Tuesday, January 17, 2006

English Question back on the agenda

Gordon Brown's recent speech on Britishness demonstrates his determination to put the constitutional reform agenda firmly at the heart of a fourth term Labour Government.

It has generated predictable cynicism about his motives - for instance this leader in the Daily Telegraph.

Others can't forgive Brown for being a Scottish MP who continues to have a say over English affairs - as witness this lively discussion on the Campaign for an English Parliament newsblog.

For my part, I reckon Brown is sincere in regarding the current half-baked constitutional settlement as a mess and in wanting to do something about it.

Either way, what is certain is that the English devolution issue is now here to stay.

In the longer-term, the only question is who is going to be first to back an English Parliament - Brown, David Cameron - or the new Lib Dem leader?


Toque said...

"For my part, I reckon Brown is sincere in regarding the current half-baked constitutional settlement as a mess and in wanting to do something about it."

I don't know how you can gauge his sincerity Paul, he's barely mentioned the West Lothian Question or the English Question.

Where has he said anything that indicates a willingness to do something about the constitutional mess? I must have missed it.

Paul Linford said...

Okay Gareth (for it is you I believe) I take your point that he's never actually said these things, but that's the nature of politics (and political reporting) in this day and age.

To give you another example, Tony Blair never actually said he was going to introduce top-up fees - in fact his manifesto said the reverse of it. But all the briefings that went on at the time pointed to that end.

At the end of the day, it is my political judgement that Brown will tackle this issue, based on reading the various signals coming out of his camp as best I can.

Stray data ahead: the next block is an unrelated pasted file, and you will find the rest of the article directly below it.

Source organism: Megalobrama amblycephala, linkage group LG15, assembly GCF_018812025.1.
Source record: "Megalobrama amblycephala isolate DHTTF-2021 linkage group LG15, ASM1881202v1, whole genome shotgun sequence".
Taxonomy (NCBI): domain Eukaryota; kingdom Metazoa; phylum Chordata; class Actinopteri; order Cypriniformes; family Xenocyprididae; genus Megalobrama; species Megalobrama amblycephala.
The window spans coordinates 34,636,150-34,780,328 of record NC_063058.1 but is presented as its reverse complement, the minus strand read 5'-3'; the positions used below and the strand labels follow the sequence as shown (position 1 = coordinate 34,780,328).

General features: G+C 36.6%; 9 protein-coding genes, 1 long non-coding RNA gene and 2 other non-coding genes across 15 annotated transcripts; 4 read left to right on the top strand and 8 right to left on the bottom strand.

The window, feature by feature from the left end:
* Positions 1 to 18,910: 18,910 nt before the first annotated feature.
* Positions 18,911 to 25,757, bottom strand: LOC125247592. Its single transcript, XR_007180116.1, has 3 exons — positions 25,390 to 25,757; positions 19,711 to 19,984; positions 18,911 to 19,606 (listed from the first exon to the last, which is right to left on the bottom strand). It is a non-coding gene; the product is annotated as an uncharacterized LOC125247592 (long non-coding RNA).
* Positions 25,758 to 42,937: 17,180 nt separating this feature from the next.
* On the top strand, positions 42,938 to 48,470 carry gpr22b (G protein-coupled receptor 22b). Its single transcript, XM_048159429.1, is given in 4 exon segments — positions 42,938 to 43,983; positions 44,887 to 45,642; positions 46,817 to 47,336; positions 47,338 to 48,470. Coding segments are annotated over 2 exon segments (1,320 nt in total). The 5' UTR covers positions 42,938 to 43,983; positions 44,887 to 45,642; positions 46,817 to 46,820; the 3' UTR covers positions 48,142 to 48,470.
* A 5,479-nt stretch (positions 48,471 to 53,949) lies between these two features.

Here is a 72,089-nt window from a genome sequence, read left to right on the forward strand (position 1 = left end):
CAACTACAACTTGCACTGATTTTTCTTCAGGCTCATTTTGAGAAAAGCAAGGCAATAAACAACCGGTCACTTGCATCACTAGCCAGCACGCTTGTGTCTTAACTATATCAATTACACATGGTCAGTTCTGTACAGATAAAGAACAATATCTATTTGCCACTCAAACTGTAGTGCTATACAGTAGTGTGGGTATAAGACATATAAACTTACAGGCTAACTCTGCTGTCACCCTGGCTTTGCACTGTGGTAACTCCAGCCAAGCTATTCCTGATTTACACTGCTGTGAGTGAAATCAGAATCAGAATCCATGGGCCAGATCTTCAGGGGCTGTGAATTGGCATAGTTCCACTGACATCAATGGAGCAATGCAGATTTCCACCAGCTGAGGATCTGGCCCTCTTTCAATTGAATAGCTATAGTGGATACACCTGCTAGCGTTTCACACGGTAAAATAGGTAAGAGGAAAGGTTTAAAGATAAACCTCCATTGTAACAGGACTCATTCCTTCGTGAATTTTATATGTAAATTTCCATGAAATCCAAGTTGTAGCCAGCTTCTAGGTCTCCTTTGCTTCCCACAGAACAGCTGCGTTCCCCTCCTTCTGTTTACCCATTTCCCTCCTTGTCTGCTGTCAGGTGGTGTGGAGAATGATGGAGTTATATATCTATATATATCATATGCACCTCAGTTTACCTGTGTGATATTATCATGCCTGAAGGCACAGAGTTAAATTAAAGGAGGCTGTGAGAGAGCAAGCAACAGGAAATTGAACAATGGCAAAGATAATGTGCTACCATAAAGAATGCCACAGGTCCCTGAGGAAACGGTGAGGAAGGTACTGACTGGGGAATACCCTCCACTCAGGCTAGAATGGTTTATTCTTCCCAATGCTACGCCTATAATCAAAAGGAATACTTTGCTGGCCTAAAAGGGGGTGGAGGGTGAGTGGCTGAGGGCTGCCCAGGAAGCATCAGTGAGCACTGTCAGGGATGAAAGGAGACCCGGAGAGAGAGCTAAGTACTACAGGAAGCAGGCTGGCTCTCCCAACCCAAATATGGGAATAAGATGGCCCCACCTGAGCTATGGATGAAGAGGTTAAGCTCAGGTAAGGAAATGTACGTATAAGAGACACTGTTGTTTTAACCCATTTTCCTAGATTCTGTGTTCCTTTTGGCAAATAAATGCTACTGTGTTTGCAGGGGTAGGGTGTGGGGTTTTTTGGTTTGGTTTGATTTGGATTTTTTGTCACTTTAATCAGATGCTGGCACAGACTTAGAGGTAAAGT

If you won't take my word for it - and you're perfectly entitled not to - here's what the Labour MP Tony Wright has to say about it.

Toque said...

Thanks for the link, interesting stuff. However, until he specifically addresses the problem of England I will continue my open hostility to his leadership.

I suppose, even if he did believe that there should be parity between England and Scotland, it would be difficult for him to break ranks with Blair. Even so, the smallest hint of a suggestion might go some way to deflecting the criticism. So why hasn't he done it?

Paul Linford said...

I suspect the answer to that is because even the smallest hint would be blown up into a giant rift by us media types!

If you are going to continue your "open hostility" to Brown's leadership, you perhaps ought to consider who else could take over who has addressed the English Question in the way you would wish. I think you'll find it's not exactly a crowded field.

Toque said...

I agree that Brown is the best candidate. He's Scottish though, and devolution has thrown up questions that make his Scottishness an electoral handicap.

I actually think the PLP will think twice about selecting him. But I'm sure that the Unions and the Constituency Parties will see him through OK.

Either way it's a win win situation for us. We either get a Scottish Prime Minister that will inflame English-Scottish tensions at Westminster, or Brown doesn't go on to lead the Party because he is Scottish - which would be a damning endictment of Labour's own constitutional reforms.

I think it's one of the most interesting aspects of British politics at the moment.